Should we have a right to live on the land?
We think so. As long as we do it in a low-impact way. We’re not talking second homes, commuter homes or retirement homes. We’re talking about people who want to work the land organically, be part of the local economy, plant trees, build a home from local, natural materials and harvest their own energy. Over to Shaun of the Ecological Land Co-op, who are trying to change things.
I’ve been invited to write a guest blog here at Lowimpact.org to introduce you to our organisation, the Ecological Land Co-operative (ELC). We plan to provide periodic updates here as our projects progress.
We exist to provide affordable opportunities for new viable, ecologically-beneficial projects to find land, believing that the creation of sustainable rural livelihoods is one of the best solutions to our most pressing environmental and social problems.
The ELC also grew out of our awareness that there are loads of people who would love to meet this need by living on and managing land in an ecologically aware way, but that at present there are no affordable residential smallholdings available for small-scale ecological agriculture in England and Wales. There are two main obstacles standing in their way:
- The cost of land
- The nightmare of shepherding something unconventional through the planning permission system
So what are we doing about it? And where did we come from?
Well, our response grew initially out of informal discussions in the spring of 2005 between members of Chapter 7, a planning consultancy with experience working with smallholders and ecological projects: Radical Routes, a secondary co-operative of co-operatives working for social change: Somerset Co-operative Services, a co-operative development body; and farms and eco-communities like Landmatters, Lammas, Highbury Farm and Five Penny Farm.
As an informal group, we received some funding from the Co-operative Group in the South West for some scoping and feasibility work, and at later stages in our development from the Co-operative Fund, the Polden Puckham Charitable Foundation and Business Link SW. In November 2007 we registered as a company and in September 2009, converted to an Industrial and Provident Society: a co-operative.
This co-operative has been set up to buy land that has been, or is at risk of being, intensively managed, to then manage the process of securing planning permission for low-impact residences, and to make the land available at an affordable price to people that have the skills to manage it ecologically but who could not otherwise afford to do so.
We bought our first land – a 22-acre site on the Devon/Somerset border – in 2009, and have divided it into three plots intended for a ‘cluster’ of three independent smallholdings. The aim with this approach is to allow independence for each smallholding to manage their own land as they see fit, while also enjoying the benefits of a small community for tool-sharing, sociability, mutual support etc.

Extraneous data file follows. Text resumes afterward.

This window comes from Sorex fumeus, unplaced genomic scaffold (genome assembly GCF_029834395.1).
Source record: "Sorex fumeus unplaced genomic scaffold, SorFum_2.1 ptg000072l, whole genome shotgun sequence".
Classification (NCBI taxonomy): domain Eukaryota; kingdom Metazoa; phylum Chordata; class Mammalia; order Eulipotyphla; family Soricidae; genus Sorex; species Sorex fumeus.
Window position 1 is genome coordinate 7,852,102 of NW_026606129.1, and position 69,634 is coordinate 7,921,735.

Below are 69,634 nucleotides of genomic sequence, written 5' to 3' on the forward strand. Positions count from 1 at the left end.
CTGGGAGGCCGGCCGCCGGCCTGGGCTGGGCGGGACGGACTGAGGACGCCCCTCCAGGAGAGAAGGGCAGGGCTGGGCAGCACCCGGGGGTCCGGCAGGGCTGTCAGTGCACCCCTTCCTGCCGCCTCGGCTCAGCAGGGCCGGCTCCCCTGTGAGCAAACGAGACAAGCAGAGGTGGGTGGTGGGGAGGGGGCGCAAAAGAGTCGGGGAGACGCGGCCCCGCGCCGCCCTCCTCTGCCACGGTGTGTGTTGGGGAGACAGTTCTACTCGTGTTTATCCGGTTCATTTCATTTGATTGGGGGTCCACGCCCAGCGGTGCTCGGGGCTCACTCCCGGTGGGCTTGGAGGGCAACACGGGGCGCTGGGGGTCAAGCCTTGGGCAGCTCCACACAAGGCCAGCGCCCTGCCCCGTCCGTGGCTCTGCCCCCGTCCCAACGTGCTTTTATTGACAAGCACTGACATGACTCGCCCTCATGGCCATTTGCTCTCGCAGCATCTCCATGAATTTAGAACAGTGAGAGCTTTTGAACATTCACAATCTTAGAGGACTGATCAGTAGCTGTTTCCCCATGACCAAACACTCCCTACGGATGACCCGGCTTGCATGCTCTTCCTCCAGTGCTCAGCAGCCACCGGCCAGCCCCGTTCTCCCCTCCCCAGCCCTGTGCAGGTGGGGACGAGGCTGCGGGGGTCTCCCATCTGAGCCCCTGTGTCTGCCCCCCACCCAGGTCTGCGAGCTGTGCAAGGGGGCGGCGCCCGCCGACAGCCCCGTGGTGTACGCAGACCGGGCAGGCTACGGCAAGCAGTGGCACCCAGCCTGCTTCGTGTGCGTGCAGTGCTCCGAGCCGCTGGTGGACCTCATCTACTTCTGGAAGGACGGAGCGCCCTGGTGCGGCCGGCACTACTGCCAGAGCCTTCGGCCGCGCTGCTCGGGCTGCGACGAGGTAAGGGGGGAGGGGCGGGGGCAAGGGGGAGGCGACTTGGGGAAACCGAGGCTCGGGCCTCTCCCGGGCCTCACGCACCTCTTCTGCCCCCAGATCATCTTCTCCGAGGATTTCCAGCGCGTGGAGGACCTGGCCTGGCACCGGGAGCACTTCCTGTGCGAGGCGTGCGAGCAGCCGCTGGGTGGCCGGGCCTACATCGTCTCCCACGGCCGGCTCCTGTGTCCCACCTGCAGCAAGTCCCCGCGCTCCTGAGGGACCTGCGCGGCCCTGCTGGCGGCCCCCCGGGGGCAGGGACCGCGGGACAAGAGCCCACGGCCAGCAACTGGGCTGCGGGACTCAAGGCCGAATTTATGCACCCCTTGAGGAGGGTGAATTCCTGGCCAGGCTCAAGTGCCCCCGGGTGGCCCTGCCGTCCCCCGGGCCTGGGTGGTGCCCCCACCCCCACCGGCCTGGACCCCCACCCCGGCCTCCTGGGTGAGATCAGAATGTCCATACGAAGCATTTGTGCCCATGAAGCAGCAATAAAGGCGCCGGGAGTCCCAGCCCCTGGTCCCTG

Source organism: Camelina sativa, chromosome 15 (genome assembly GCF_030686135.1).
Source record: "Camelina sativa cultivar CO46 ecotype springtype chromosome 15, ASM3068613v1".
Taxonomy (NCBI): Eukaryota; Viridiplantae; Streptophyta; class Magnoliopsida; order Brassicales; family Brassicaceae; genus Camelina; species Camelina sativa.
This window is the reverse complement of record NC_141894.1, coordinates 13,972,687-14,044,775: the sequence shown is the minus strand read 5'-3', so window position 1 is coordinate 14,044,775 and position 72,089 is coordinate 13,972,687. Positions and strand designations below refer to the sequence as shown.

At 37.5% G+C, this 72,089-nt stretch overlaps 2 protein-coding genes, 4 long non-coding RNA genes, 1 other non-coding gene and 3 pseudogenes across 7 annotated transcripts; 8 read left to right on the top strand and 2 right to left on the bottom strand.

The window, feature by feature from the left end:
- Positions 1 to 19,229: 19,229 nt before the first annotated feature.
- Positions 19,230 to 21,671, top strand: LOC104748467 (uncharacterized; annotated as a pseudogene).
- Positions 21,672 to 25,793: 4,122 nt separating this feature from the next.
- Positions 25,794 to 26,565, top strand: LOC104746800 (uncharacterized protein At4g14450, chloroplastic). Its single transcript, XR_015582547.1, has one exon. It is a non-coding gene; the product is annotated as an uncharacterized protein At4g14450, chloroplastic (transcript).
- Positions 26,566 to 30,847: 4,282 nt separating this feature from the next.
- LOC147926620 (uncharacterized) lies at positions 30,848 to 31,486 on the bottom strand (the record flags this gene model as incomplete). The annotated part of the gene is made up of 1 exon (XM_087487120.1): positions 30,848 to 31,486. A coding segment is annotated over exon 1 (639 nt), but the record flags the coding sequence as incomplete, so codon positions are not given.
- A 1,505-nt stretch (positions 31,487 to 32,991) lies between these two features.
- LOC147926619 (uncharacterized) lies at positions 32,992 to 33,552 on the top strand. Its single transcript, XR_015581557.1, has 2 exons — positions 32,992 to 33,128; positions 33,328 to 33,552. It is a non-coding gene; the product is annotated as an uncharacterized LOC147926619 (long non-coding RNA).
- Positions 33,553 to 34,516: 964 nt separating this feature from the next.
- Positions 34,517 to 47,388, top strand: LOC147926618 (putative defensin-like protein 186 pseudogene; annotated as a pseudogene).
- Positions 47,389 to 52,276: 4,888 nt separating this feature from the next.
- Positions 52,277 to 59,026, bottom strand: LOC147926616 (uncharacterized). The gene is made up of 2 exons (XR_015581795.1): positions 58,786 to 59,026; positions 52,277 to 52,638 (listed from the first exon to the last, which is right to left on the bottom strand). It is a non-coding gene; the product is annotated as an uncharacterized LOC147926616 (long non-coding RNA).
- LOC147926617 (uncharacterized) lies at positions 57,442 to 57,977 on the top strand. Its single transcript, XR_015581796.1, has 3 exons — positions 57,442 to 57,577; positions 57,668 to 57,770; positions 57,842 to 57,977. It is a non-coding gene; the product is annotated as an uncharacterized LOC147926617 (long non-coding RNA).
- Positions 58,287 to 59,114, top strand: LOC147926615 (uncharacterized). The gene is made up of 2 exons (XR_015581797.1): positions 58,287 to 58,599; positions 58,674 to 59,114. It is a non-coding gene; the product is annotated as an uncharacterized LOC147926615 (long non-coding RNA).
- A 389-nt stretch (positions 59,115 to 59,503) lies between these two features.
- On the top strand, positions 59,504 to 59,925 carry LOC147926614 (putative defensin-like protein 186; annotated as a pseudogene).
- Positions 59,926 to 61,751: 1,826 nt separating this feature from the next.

Our intention was to secure planning permission for the building of low-impact dwellings before inviting applications from potential plotholders, but in working with the local council we were informed that they wanted to see individual plans from prospective residents before considering granting permission. Accordingly, we advertised and went through a selection process last year, selecting from the applicants on a number of criteria including their farming and horticultural experience, vision and plans for the land, experience of low impact living and connection with the locality.
Together with our new intended plotholders, we then submitted our full applications for the three plots at the turn of the year. They ran to over 400 pages and were described by one planner with over 30 years’ experience as “by some way the most carefully prepared application for either an agricultural and/or low impact dwelling I have considered”.
Nonetheless, as has been the case with every other such low-impact application, we received the expected rejection from the local Planning Committee last month, but we have good reasons to believe that we may win on appeal, as others have; not least because we are the first such application to win the support of both the local Parish Council and the planning officers who spent the best part of a year carefully going through our application.
We expect to see new land-based projects blossoming on our site in the next year and are working hard to make it happen, as well as looking towards taking on more land in future and making it available, building on the hard-won experience of this first site.
In our next Lowimpact.org update we will talk more about the beliefs and motivations that drive the ELC and give further details of our current progress towards helping smallholders onto the land. www.ecologicalland.coop.
You can also join our mailing list by emailing: zoe @ ecologicalland.coop
Shaun Chamberlin became a director of the ELC earlier this year. He has also been involved with the Transition Network since its inception, co-founding Transition Town Kingston and authoring the movement’s second book the Transition Timeline. His website is www.darkoptimism.org.
The views expressed in our blog are those of the author and not necessarily lowimpact.org's